In partnership with the German Agency for Technical Cooperation and the United Nations program for the development and support of the Global Environmental Facility, the National Energy Commission has implemented a campaign to measure the winds at different strategic points in Chile.
In partnership with Spanish investors, the local group Haciendas Talinay will contribute US$1 billion to develop a 500 megawatt wind park that includes 243 turbines.
It is projected that electric plant capable of producing the 1,800 megawatts of energy will be installed throughout the country. The investment for each plant will require an investment of approximately US$2 million.
Biomass, the reuse of waste
Biomass includes inputs ranging from trash to unused products from the timber industry. These inputs are used to produce energy at diverse points throughout the country.
Trash produces biogas, which is extracted and injected into pipes for use by households in Santiago and Valparaiso.
The gasification of forestry biomass in a 40,000 watts plant, which required an investment of US$2 million, has delivered electricity to families on the island of Chiloe since March of 1999.
Solar energy has an enormous potential in the northern part of Chile where daily radiation totals average 5,000 kilocalories per square meter, a level classified as among the highest in the world.
In coordination with the National Energy Commission, the development of solar technology includes applications used by telecommunications companies, the retransmission of television to isolated sectors, nighttime lighting systems, and rural electrification systems.
Between 1992 and 2000, the Rural Electrification Program facilitated the installation of close to 2,500 individual solutions that provide power to rural households, schools, and medical clinics.
A company with a headquarters in South Korea has expressed interest in investing US$1.35 billion in order to develop a solar field with a capacity of 150 megawatts in an area located 30 kilometers from the city of Copiapó. It would begin operations in 2012.
Nonconventional Hydroelectric Generation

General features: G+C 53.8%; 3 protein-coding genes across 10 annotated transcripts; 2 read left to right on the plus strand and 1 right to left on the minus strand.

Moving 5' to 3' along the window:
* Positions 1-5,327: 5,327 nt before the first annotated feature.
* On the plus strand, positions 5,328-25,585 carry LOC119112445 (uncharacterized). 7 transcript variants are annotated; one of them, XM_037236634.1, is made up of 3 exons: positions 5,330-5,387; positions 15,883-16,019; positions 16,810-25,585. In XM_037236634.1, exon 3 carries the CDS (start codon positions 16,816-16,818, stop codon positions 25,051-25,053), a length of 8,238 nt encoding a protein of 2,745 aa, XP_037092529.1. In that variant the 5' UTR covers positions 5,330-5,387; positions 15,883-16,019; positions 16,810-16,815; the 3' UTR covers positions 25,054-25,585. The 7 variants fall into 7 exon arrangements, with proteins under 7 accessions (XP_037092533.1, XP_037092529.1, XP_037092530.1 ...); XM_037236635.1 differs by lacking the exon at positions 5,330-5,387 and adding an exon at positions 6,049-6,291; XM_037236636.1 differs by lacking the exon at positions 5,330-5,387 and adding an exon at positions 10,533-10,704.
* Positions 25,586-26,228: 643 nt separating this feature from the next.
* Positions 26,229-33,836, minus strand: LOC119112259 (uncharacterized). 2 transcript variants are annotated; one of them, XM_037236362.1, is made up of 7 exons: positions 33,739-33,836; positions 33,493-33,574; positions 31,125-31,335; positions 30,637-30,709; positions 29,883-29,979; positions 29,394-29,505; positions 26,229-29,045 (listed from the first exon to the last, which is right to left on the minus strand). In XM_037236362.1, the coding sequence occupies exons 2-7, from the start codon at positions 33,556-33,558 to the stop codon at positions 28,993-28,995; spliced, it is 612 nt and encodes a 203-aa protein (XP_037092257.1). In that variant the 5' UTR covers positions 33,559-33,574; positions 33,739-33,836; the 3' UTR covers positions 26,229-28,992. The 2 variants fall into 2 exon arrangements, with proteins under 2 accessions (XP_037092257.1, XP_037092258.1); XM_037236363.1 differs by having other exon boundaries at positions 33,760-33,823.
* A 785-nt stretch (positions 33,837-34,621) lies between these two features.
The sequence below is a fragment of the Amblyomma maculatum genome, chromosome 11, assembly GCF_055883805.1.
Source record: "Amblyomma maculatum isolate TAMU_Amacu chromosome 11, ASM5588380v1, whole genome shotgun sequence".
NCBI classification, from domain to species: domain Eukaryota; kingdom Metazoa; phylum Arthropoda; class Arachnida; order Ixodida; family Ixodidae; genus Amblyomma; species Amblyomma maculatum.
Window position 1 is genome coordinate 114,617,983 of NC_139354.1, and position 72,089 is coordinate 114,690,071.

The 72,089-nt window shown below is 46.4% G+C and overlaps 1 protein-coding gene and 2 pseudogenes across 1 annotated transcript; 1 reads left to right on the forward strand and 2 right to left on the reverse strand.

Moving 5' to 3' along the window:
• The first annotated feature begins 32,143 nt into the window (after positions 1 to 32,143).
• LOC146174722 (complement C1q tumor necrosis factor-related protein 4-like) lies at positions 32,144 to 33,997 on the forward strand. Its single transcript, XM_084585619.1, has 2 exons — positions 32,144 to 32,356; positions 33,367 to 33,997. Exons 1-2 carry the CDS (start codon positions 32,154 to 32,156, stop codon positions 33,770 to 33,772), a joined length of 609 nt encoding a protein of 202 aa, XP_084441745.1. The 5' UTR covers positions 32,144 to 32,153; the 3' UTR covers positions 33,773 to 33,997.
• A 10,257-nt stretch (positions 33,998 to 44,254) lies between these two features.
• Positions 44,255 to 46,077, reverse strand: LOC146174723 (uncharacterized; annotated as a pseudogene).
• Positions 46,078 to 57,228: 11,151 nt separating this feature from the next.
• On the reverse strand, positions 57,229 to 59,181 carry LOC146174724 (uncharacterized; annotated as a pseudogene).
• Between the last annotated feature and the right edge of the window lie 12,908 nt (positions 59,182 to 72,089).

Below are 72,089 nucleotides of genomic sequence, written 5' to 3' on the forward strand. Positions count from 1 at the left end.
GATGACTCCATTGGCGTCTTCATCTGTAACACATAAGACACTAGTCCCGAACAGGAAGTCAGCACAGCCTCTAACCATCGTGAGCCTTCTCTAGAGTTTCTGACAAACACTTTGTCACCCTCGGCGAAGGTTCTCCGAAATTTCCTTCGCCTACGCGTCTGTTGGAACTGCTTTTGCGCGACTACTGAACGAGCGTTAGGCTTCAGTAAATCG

Hydro generators and micro hydroelectric resources are options for the Chilean government to develop unconventional renewable energy.
100 installations already exist in the country, which principally supply power for the electrification of houses and telecommunications.
The energy authorities say that this is an effective option for supplying electricity to isolated and remote areas that require energy on a smaller scale.
Since 2000, legislation has supported the promotion of geothermic energy and classified it as a strategic priority for the country. Chile is located in what is known as the Pacific Ring of Fire, which makes it an ideal area to generate this type of energy.
Also, in 2008, an international public bidding process began for exploration concessions in the northern Tarapaca Region.
The strategic character of this type of supply has motivated the government to request studies of benefits and risks of building nuclear power plants in Chile. President Michelle Bachelet received a report in 2007 from the commission under the direction of physicist Jorge Zanelli. Before the end of 2009, it is expected that new reports will be released detailing public and private participation, the regulatory framework, public opinion, and impact and risk analysis.
In accordance with the norms outlines by the International Atomic Energy Agency, a plant requires an investment of around US$6 billion over the course of 10 to 12 years.